Micro-review: Does the Writing Workshop Still Work?

Does the Writing Workshop Still Work?
Edited by Dianne Donnelly
(Multilingual Matters, 2010)
ISBN 9781847692689

Part of a series of books on the analysis of creative writing, Does the Writing Workshop Still Work? is a variably interesting collection of essays surrounding the question posed by the title. It’s unfortunate that the foreword is technical and abstruse to the point of being almost incomprehensible (and certainly not a good example of ‘creative writing’, unless the aim was to create the desire to run as quickly as possible in the other direction). For the most part, the essays reflect the personal responses of a number of creative writing teachers less to that question (i.e. ‘Does the Writing Workshop Still Work’) than to the broader issue of where the teaching of creative writing fits within the academic spectrum, and what are the peculiar challenges facing creative writing pedagogy, now and in the immediate future. Although there are contributions from teachers in Australia and the UK as well as the USA, I found the focus (especially in the recurrent references to ‘composition’ and ‘rhetoric’ studies) a little too heavily biased towards the approaches in the latter. There are historical as well as numerical reasons for this, but it did make for slightly distanced reading. This may also have been the reason for the fairly theoretical lit. crit. tone of many of the pieces.

Having said that, there are a number of essays that had me reaching for my teaching notebook, and a number of interesting and practical suggestions for ways to work around some of the problems raised. (Some examples: the need to actually teach students how to go about the business of making an intelligent and informed critique of others’ work; strategies for dealing with the discomfort many students have of sharing incomplete work in class; the importance of actually examining the basic ways a writer goes about constructing a poem (or whatever), even (or especially) with students who already know how.) I personally would have liked more of this approach – I come very much from what Dianne Donnelly describes as the “untrained creative writers (… not [having] had any formal teaching training in our field) … teaching ‘by the seat of our pants’” side of the equation, and was hoping for practical suggestions for concrete (rather than theoretical) things I could incorporate into my teaching. Large amounts of literary, academic and/or pedagogical theory did have me yearning for some excuse – housework, even – to stop reading.

But all in all, an interesting collection of essays, various enough in scope and approach to provide something for virtually every kind of creative writing teacher. It created more questions than it answered, but I suspect that was the point. Cautiously recommended.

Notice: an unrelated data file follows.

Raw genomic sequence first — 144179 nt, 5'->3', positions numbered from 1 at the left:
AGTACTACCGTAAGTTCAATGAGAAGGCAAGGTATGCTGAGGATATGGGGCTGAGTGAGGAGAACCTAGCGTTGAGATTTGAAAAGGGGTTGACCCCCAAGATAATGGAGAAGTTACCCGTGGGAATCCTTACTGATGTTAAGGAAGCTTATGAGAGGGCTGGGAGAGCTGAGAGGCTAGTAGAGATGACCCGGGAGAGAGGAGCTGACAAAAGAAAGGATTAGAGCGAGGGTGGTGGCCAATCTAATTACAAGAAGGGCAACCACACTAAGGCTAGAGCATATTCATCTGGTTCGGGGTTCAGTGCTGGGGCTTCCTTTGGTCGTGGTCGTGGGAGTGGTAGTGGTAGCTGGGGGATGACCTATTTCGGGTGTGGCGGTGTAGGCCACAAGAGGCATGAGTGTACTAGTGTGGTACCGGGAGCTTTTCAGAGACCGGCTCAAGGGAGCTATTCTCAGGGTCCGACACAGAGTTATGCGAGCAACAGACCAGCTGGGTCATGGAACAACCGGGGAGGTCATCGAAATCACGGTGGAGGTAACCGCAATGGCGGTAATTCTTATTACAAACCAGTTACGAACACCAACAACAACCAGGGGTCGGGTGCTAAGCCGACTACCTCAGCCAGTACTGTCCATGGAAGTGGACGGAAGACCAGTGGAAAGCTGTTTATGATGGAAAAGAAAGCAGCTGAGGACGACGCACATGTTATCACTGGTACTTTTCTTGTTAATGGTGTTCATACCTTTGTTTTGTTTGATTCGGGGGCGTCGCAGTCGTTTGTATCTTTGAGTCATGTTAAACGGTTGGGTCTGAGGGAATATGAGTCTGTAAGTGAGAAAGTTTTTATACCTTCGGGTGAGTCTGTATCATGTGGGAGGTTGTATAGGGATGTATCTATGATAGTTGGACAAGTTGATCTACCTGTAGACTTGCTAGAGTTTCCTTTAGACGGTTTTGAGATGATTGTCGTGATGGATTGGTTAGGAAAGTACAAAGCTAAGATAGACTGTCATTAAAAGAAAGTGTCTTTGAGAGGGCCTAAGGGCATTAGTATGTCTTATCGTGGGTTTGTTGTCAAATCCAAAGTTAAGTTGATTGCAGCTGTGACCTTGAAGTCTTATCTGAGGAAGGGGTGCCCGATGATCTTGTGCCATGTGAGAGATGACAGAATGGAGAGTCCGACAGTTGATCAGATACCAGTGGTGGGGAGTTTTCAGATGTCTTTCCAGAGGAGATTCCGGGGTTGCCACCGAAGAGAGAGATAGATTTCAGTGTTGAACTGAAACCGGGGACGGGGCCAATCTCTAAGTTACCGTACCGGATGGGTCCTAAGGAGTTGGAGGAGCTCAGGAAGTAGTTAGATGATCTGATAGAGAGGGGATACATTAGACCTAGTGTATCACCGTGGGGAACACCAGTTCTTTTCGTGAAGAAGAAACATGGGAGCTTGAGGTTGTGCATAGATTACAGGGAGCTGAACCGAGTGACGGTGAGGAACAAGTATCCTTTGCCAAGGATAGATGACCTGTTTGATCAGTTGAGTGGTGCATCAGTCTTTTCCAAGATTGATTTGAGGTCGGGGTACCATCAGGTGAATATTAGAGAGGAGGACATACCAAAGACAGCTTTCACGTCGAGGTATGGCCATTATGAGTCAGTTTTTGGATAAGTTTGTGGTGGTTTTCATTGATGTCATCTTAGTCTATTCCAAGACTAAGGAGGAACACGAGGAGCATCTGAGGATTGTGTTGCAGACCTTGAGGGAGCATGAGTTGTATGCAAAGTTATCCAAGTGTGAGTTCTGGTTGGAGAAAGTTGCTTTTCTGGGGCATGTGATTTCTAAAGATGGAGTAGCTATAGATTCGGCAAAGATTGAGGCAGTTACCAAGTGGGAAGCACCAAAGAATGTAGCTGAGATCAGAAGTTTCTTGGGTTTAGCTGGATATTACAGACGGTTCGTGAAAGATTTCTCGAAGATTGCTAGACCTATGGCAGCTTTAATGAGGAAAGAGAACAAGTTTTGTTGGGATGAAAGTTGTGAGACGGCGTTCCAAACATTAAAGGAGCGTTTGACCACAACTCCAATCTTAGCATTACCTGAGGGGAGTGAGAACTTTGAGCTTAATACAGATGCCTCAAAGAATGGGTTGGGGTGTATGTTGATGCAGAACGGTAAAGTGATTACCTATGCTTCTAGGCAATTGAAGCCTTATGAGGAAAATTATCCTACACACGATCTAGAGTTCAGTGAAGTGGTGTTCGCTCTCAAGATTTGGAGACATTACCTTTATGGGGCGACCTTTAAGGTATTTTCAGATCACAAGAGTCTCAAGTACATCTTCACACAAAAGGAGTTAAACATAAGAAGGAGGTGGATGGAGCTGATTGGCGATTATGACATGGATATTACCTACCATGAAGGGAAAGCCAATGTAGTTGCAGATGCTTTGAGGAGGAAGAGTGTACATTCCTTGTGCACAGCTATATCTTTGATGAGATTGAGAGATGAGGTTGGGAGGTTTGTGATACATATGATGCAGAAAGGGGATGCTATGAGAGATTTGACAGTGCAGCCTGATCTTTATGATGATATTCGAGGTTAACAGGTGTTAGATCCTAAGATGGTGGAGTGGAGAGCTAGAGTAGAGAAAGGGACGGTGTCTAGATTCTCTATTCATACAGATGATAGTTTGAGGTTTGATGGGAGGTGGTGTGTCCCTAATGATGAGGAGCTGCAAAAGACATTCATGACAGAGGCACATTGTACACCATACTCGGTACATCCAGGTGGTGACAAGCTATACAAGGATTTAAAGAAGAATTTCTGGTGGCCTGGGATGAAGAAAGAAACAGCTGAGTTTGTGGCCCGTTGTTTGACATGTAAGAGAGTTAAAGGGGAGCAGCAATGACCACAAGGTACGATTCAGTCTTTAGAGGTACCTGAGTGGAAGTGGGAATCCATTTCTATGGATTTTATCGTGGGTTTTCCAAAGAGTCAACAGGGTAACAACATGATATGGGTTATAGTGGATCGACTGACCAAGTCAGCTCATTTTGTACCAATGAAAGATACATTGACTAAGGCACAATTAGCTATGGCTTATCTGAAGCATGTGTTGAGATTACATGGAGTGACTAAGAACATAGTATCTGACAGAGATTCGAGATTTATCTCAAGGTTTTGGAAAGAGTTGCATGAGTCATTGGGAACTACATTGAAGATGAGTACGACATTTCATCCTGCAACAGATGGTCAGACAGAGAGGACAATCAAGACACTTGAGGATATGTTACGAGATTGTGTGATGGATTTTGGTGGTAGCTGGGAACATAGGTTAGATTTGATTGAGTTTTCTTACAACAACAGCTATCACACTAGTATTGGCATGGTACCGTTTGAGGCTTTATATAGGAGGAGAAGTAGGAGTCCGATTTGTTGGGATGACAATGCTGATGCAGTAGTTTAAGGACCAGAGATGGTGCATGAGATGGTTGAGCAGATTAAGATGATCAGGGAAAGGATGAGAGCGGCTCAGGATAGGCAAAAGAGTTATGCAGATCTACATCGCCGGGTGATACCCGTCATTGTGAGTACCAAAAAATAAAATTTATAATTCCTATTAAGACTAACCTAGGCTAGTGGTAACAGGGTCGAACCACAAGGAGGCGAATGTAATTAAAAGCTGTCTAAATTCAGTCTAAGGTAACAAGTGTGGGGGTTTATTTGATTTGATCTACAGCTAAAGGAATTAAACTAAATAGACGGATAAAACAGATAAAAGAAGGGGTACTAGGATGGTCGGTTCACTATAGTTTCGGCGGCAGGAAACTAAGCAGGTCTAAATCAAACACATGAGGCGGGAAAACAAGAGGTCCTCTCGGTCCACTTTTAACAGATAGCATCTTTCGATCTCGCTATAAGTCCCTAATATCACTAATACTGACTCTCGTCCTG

4 Replies to “Micro-review: Does the Writing Workshop Still Work?”

  1. It sounds as though you need a question mark at the end. Whom exactly do you cautiously recommend it for?
    If the book is entirely written by teachers, then surely there is one side of the equation missing. Why is there no input from students who attend these classes? They surely are the ones to whom this question would have the utmost importance. How often the end ‘user’ is left out of the discussion.
    Formal training does have it’s place, but oft times it just changes the teachers style, and not always for the better.
    But “does…(it)..still work?”. I would have to say from my own perspective, a resounding YES!
    Socrates the old Greek ‘gadfly’ was inculpated of teaching(?) the same ‘old’ ideas over and over, but his response was that to listeners who had not heard before they were ‘new’. Maybe the Writing Workshop still works well for those who want to learn, but maybe the teachers are tired of ‘working’ at it. (And I’m glad to add you do not belong to the latter group). It could be that some teachers need to (re)learn[b]how[/b] to make it work. There again some of the best trained teachers, teach ‘by the seat of their pants’.

    1. The range of approaches was sufficiently various so that I can safely say all of your objections were covered by at least one person. The book is aimed at teachers of creative writing, and is about the teaching aspect, hence the focus on responses from teachers. But there were quite a few who had surveyed their students and incorporated student responses and concerns into their essays. The cautious recommendation is for anyone who is interested in the teaching of a writing workshop, and who isn’t put off by rather a lot of pedagogical theory (or who quite likes that sort of thing). It’s interesting, and will, I think, be helpful. But it is more theoretical and academic than ‘practical’, and often isn’t easy reading.

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